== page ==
Category Archives: Linux

Using MAAS on OpenCompute – Setting up PXE for Serial Console

This article is using Ubuntu 13.10 (Saucy) as a base install.  One of the issues with using OpenCompute nodes is the fact that it is headless.  One of the issues that generally comes up with all tools, being it Cobler, Mirantis, or MAAS, is that the pxe config is not setup to actually show the serial information.  While playing with Ubuntu MAAS, I did figure out a way to redirect the console to serial to be viewed of SOL.

The first step is to install MAAS following the directions that are posted.  In this case I actually installed MAAS on a non-OpenCompute platform, in this case a laptop that I generally use as the controller.  The reasoning is that I don’t want to waste a power OpenCompute  node on what can easily be ran on a basic computer.

We are going to need to modify the templates that are located at /etc/maas/templates/pxe so that we can setup the bootloader and the kernel params so everything gets redirected to console.  If this is not setup, the lat thing you should see before funky characters would be:

Loading amd64/generic/saucy/xinstall/linux........
Loading amd64/generic/saucy/xinstall/initrd.gz.......................

We first will need to setup the boot loader on each image to redirect to the console.  This can be done by:

# cd /etc/maas/templates/pxe/
# sed -i '1iSERIAL 0 115200n8' config.commissioning.template
# sed -i '1iSERIAL 0 115200n8' config.install.template
# sed -i '1iSERIAL 0 115200n8' config.local.amd64.template
# sed -i '1iSERIAL 0 115200n8' config.local.i386.template
# sed -i '1iSERIAL 0 115200n8' config.local.template
# sed -i '1iSERIAL 0 115200n8' config.xinstall.template

The second piece we have to fix then is having the kernel direct to console also.  This is good for when MAAS does the automated install. This step is easier and what you need to do is go to the MAAS webpage, click on the gear on the top left, and scroll down to the “Global Kernel Parameters” section. Add “console=tty0 console=ttyS4,115200n8″ in the text box and click the “Save” button.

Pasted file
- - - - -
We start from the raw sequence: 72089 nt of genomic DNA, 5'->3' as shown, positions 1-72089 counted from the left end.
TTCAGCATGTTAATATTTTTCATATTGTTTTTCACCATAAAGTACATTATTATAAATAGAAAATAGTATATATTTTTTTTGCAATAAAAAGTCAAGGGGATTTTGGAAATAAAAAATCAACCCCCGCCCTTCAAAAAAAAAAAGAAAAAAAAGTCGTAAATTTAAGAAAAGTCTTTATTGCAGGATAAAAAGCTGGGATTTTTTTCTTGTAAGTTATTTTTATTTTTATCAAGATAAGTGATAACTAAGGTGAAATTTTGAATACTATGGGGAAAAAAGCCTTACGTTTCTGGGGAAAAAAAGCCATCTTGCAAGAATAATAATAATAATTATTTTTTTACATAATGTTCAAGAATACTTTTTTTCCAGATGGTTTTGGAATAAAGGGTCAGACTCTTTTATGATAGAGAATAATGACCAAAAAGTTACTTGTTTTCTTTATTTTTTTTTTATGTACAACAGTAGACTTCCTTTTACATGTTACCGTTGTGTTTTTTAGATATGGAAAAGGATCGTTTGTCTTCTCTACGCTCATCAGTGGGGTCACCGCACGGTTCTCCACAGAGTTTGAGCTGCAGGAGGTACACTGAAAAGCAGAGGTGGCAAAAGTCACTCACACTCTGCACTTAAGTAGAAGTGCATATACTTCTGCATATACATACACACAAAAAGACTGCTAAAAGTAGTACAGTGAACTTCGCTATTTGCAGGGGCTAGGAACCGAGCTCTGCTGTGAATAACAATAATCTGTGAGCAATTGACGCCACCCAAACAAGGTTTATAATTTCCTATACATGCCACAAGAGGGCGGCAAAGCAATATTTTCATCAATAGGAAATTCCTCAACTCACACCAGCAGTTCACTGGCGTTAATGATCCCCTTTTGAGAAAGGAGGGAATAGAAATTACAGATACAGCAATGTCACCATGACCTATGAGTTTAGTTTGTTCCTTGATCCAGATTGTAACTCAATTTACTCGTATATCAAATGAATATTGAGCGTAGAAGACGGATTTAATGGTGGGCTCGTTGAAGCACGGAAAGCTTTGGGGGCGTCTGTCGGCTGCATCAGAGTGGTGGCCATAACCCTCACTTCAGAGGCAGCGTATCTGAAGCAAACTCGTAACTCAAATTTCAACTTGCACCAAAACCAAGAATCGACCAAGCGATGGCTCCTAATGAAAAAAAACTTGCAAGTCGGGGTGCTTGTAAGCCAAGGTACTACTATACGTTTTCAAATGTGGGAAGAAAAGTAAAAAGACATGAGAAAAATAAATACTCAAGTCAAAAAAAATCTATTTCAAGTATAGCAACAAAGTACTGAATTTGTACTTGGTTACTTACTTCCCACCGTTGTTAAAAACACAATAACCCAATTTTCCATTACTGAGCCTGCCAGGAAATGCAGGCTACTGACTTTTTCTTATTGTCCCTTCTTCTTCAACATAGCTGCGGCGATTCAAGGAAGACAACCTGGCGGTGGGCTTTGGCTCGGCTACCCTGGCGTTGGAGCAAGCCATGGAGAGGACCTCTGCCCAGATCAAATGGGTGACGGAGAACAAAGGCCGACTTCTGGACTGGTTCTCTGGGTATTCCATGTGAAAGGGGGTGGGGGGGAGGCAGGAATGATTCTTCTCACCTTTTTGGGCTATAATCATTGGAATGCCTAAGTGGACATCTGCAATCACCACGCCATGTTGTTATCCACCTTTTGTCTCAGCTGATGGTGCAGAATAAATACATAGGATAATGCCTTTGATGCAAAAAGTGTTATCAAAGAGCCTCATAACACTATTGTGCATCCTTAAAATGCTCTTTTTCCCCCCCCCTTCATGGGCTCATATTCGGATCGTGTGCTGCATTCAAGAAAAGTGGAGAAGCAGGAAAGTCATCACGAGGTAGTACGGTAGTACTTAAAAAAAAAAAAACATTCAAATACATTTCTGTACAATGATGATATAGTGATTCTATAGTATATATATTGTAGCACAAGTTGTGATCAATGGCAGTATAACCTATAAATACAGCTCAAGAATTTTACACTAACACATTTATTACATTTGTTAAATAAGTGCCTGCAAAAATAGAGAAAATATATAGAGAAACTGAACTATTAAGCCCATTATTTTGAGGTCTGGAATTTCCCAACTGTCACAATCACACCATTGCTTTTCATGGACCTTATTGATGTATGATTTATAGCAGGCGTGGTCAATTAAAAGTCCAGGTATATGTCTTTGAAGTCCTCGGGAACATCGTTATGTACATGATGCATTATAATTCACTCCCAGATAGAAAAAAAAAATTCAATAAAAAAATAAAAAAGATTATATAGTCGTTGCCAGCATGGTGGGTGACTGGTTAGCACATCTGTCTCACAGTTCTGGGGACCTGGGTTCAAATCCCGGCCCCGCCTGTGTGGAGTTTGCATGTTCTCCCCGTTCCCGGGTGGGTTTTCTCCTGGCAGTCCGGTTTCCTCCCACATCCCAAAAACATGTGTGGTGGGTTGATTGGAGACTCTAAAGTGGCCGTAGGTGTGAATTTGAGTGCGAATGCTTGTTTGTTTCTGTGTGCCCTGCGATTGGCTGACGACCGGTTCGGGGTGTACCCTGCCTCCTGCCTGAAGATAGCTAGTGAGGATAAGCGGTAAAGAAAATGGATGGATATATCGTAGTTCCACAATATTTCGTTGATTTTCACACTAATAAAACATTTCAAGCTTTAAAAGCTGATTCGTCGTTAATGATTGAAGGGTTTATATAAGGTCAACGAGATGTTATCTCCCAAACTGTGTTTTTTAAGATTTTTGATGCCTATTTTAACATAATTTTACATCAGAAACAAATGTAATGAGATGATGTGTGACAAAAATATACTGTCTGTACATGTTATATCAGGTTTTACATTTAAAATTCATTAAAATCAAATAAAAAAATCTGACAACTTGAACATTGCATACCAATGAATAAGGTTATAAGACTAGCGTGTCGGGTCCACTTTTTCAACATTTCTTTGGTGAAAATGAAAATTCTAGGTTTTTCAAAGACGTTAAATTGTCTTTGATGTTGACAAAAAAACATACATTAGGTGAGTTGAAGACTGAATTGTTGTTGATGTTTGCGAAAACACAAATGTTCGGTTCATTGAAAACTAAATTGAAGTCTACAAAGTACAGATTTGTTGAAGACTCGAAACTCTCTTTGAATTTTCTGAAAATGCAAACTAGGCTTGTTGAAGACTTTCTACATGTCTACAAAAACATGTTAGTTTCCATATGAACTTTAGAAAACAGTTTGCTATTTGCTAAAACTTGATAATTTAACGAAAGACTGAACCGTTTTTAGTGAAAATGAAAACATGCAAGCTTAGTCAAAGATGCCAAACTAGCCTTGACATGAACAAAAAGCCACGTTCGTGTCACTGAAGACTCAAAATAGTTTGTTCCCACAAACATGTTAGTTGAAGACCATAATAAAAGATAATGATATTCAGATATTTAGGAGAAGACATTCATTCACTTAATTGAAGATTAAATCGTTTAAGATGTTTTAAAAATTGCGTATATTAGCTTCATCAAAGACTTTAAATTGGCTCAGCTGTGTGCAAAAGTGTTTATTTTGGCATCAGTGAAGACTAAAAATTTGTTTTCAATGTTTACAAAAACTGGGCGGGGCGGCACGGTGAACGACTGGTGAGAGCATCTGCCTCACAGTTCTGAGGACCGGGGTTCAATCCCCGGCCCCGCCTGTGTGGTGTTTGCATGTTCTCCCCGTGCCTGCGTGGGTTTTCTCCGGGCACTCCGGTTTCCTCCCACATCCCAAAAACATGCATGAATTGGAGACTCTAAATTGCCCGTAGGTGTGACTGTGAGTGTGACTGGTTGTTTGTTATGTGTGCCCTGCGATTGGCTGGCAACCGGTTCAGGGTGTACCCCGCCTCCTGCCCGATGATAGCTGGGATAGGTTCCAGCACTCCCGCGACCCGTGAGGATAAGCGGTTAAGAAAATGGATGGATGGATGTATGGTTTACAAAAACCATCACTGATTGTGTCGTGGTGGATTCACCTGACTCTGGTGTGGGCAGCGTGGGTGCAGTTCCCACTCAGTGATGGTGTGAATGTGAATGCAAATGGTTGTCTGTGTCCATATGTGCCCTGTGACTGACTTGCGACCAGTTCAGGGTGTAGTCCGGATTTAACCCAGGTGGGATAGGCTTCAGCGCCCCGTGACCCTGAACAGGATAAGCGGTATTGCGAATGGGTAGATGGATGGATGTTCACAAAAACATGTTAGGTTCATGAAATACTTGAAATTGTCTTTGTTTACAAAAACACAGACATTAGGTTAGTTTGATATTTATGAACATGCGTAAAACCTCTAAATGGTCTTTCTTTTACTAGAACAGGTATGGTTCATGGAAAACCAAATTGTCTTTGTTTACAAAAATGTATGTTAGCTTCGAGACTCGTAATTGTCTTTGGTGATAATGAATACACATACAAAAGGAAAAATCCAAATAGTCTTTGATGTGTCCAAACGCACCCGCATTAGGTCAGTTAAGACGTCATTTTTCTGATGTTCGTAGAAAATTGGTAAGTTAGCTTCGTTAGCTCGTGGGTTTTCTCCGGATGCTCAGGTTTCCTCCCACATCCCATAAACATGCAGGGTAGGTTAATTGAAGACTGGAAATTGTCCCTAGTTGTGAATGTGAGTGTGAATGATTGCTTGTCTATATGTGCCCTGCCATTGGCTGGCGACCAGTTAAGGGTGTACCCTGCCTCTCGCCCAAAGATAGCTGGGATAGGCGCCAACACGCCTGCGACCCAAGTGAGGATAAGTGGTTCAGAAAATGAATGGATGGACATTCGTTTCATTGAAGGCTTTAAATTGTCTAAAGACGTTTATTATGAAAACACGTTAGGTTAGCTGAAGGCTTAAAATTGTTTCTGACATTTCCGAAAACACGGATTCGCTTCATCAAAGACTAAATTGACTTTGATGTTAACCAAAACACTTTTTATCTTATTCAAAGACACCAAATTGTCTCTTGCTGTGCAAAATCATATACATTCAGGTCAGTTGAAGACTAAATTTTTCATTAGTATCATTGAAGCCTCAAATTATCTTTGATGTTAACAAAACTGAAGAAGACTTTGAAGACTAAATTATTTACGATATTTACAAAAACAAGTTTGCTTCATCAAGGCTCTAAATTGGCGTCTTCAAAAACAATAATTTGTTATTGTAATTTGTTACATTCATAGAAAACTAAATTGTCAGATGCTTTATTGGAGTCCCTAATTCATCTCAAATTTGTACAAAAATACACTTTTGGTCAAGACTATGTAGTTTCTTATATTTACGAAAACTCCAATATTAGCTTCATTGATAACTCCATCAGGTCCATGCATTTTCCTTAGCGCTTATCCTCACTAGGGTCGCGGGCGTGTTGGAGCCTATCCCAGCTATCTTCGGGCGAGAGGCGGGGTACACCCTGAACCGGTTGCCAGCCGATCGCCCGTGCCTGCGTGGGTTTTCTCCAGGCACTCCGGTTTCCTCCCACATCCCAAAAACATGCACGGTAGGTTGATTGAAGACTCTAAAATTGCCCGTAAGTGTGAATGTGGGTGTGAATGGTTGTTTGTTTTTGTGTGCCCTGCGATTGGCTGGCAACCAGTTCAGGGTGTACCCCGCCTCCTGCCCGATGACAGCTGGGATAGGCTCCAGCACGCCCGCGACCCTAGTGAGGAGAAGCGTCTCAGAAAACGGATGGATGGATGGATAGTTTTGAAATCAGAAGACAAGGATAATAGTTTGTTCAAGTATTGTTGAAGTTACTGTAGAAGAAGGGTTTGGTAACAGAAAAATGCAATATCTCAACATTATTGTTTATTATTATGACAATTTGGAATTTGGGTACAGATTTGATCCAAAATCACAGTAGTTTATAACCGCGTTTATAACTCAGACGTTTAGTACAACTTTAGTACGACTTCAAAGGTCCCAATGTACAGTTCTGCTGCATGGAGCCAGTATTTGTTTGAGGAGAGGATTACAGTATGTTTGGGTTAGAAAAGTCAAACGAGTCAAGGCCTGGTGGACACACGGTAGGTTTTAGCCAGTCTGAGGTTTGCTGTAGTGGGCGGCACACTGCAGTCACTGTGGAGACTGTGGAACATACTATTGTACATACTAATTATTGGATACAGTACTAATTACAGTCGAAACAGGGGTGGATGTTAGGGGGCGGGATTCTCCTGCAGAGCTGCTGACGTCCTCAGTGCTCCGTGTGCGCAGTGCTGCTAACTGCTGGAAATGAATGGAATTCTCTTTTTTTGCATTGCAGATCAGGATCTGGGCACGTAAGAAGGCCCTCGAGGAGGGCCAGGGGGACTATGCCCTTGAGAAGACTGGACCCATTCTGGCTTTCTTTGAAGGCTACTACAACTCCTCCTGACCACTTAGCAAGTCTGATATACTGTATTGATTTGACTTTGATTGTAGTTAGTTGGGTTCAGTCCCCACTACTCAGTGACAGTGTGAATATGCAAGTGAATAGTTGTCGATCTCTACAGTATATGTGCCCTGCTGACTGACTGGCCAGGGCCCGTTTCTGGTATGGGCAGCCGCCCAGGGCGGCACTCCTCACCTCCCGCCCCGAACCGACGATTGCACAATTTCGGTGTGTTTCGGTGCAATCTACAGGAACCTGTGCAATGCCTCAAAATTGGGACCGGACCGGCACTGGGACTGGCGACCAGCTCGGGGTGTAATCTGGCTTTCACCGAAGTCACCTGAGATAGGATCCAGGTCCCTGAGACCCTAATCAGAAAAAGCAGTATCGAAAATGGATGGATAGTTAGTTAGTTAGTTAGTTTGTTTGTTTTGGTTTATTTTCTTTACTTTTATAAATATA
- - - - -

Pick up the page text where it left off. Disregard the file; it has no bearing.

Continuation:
MaasGlobalKernelParameters

RocketRaid 622 Driver (rr62x) for Ubuntu Linux Kernel 3.8

More of a reference for myself so that I don’t have to go through this again, but I put together the patches people had in multiple places so that I can install rr62x-dkms on my 12.04 system. Probably a better way to do this, but I’m tired and just wanted to get the system up.

File: rr62x-dkms_1.1_all-3.8.deb

Resources Used

Sound on Dell XPS L702X in Linux

After getting the sound working on the laptop, I was still running into issues with distorted sound and the sub woofer not working. The sound chipset that is in it is Intel, as can be seen by:

00:1b.0 Audio device: Intel Corporation 6 Series/C200 Series Chipset Family High Definition Audio Controller (rev 05)

The fix was by adding some additional commands to the snd-hda-intel module:

echo "options snd-hda-intel model=ref index=0" >> /etc/modprobe.d/sound.conf
echo "options snd-hda-intel model=6stack-full" >> /etc/modprobe.d/sound.conf

Accessing your eBook collection managed by Calibre without Calibre Server

This post is about how I’ve been going about enabling access to my eBook purchases that are managed with Calibre without actually using the built in Calibre Server.  All of this is running on Linux, with my eBooks and Calibre Library sitting on a remote Linux File Share.

The reason that I’m not using the Calibre Server to do the distribution is because:

  1. I actually store all the eBooks and the Calibre database on a Linux file share that is then shared on my network using Samba.
  2. I use multiple computers to interact with that Calibre database (not at the same time).  They are all setup to open the database on the samba share.
  3. The file share is headless and does not have X installed

So to do this, the first thing I had to do was setup the directory on my file share and then setup samba to share it out to the network.  Once that was done, I then mounted the share on my client computer.  With that done, when I started Calibre for the first time, I just change the configuration to use the samba share directory.  Now whenever I open Calibre, all the eBooks and database files are now stored and shared internally on my file share.

That was great and all, but I also wanted to be able to easily browse the collection inside and outside my network.  To do that, I figured the best way is using a web browser.  After looking around very quickly, I decided to use a software called, “Calibre PHP Server“, since the file server already had Apache and PHP installed on it.  I do have to warn, it’s not the best software out there and the design choices aren’t the best, but it is functional and I was able to get it up and working without having to write it myself.

To get it working with Apache, I created a new sub-domain to put it under, something like books.domain.com.  At that point, the configuration for it was very simple.